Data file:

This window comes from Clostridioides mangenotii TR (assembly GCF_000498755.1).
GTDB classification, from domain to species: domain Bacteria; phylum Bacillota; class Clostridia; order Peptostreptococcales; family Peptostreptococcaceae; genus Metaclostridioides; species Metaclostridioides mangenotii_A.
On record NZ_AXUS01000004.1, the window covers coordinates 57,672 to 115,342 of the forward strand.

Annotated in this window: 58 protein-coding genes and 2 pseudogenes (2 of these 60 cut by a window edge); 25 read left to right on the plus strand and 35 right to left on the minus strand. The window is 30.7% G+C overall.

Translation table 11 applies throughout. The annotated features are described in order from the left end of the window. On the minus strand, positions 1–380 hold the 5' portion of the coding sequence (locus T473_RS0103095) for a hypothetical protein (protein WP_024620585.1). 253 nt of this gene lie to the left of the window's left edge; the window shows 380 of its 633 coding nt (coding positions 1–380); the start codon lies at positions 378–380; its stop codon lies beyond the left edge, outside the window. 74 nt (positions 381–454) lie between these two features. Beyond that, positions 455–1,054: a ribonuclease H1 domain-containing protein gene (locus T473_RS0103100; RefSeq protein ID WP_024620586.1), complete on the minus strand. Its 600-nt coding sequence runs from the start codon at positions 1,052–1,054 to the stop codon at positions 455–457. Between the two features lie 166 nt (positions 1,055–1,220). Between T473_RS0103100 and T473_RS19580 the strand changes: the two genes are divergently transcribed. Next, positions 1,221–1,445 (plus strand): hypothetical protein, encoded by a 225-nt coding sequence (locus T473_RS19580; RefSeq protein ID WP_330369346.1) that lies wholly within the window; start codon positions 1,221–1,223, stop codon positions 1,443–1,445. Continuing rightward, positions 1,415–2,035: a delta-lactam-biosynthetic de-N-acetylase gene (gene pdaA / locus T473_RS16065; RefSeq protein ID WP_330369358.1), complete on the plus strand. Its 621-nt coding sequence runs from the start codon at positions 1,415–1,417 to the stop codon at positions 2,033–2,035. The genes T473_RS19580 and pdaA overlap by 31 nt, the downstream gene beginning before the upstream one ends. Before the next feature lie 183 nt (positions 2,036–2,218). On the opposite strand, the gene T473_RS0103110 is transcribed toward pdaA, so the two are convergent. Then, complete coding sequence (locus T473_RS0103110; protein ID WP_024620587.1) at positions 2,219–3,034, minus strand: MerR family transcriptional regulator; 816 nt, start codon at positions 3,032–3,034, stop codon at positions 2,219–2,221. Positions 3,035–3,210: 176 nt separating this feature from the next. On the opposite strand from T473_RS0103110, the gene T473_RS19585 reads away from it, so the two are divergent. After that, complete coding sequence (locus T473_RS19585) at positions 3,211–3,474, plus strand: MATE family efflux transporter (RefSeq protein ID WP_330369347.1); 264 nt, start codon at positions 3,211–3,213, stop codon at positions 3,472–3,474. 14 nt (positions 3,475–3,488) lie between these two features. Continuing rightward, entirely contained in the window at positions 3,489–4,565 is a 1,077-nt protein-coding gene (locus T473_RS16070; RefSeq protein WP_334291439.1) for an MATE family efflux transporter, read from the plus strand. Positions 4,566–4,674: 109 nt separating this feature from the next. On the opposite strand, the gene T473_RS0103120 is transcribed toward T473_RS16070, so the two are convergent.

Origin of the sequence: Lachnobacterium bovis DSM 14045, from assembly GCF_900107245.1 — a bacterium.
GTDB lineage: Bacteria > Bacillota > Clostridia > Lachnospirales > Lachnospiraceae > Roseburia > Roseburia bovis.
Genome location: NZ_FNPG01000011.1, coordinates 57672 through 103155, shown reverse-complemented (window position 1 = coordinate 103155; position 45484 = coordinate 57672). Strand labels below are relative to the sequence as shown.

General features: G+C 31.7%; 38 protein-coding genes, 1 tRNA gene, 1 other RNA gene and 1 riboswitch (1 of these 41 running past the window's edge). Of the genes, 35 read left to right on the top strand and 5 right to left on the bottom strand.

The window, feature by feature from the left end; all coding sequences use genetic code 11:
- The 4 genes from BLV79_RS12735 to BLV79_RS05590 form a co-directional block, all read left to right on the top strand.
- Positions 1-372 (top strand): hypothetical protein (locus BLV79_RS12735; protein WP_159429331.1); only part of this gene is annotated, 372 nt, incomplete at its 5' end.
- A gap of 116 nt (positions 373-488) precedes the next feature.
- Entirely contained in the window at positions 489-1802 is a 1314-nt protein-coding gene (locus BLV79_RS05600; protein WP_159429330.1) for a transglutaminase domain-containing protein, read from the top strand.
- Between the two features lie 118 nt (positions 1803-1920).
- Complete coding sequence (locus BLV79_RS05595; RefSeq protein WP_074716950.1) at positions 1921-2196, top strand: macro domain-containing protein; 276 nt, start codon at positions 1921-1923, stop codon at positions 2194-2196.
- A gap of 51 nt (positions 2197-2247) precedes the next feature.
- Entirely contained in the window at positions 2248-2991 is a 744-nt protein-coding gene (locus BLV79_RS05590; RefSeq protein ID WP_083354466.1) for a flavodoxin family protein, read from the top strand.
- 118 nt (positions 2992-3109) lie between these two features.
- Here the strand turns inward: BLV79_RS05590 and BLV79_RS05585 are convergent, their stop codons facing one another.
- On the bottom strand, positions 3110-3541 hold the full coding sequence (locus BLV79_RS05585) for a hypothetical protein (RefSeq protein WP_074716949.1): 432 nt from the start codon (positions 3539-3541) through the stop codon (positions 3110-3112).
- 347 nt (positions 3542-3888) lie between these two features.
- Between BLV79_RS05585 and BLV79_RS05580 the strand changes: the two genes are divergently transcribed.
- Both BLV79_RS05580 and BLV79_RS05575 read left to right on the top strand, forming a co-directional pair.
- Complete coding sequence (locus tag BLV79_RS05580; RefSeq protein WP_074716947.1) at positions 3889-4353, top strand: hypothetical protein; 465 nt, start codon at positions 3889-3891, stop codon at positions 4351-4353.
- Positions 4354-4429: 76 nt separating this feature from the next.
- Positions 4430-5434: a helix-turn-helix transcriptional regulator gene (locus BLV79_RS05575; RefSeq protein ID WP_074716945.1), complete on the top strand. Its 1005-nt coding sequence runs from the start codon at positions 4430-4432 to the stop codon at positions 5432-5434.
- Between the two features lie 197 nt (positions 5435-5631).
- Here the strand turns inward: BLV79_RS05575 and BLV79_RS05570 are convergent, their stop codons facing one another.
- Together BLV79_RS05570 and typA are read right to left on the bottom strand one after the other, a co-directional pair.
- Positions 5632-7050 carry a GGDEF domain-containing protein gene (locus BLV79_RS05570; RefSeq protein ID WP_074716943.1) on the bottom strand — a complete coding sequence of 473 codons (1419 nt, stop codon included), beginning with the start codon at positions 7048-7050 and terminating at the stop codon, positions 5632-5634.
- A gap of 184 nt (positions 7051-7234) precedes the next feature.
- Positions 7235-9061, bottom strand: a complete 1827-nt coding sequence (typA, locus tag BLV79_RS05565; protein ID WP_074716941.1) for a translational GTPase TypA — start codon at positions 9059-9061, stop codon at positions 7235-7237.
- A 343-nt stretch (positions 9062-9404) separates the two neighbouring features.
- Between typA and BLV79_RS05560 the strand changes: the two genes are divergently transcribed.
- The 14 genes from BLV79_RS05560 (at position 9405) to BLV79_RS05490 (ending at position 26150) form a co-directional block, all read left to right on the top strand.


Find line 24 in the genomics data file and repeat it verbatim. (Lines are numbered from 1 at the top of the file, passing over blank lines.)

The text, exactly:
- Both BLV79_RS05580 and BLV79_RS05575 read left to right on the top strand, forming a co-directional pair.